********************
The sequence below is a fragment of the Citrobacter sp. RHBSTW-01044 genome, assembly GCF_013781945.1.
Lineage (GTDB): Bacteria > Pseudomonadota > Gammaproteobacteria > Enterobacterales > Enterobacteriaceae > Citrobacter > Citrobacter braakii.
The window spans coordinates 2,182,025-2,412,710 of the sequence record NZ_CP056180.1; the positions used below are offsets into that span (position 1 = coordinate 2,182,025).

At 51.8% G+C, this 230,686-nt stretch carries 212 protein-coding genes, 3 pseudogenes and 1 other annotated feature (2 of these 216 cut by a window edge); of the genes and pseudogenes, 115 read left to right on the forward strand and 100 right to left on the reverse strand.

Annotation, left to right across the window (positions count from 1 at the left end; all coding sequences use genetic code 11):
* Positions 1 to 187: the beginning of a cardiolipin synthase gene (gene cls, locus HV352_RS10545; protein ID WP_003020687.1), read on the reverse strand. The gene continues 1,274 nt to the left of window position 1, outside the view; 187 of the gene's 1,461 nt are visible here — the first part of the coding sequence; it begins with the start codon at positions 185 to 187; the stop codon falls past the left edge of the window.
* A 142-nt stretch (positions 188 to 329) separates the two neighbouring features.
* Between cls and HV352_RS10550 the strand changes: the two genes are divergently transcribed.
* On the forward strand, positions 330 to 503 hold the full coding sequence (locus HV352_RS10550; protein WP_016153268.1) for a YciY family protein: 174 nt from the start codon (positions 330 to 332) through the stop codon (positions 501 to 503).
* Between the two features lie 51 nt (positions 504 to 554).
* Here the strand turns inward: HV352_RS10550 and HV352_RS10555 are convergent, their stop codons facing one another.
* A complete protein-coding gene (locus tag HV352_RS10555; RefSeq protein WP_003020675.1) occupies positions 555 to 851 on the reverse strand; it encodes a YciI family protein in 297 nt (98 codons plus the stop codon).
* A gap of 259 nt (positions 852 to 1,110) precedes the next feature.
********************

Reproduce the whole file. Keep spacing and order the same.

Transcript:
The sequence below is a fragment of the Citrobacter sp. RHBSTW-01044 genome, assembly GCF_013781945.1.
Lineage (GTDB): Bacteria > Pseudomonadota > Gammaproteobacteria > Enterobacterales > Enterobacteriaceae > Citrobacter > Citrobacter braakii.
The window spans coordinates 2,182,025-2,412,710 of the sequence record NZ_CP056180.1; the positions used below are offsets into that span (position 1 = coordinate 2,182,025).

At 51.8% G+C, this 230,686-nt stretch carries 212 protein-coding genes, 3 pseudogenes and 1 other annotated feature (2 of these 216 cut by a window edge); of the genes and pseudogenes, 115 read left to right on the forward strand and 100 right to left on the reverse strand.

Annotation, left to right across the window (positions count from 1 at the left end; all coding sequences use genetic code 11):
* Positions 1 to 187: the beginning of a cardiolipin synthase gene (gene cls, locus HV352_RS10545; protein ID WP_003020687.1), read on the reverse strand. The gene continues 1,274 nt to the left of window position 1, outside the view; 187 of the gene's 1,461 nt are visible here — the first part of the coding sequence; it begins with the start codon at positions 185 to 187; the stop codon falls past the left edge of the window.
* A 142-nt stretch (positions 188 to 329) separates the two neighbouring features.
* Between cls and HV352_RS10550 the strand changes: the two genes are divergently transcribed.
* On the forward strand, positions 330 to 503 hold the full coding sequence (locus HV352_RS10550; protein WP_016153268.1) for a YciY family protein: 174 nt from the start codon (positions 330 to 332) through the stop codon (positions 501 to 503).
* Between the two features lie 51 nt (positions 504 to 554).
* Here the strand turns inward: HV352_RS10550 and HV352_RS10555 are convergent, their stop codons facing one another.
* A complete protein-coding gene (locus tag HV352_RS10555; RefSeq protein WP_003020675.1) occupies positions 555 to 851 on the reverse strand; it encodes a YciI family protein in 297 nt (98 codons plus the stop codon).
* A gap of 259 nt (positions 852 to 1,110) precedes the next feature.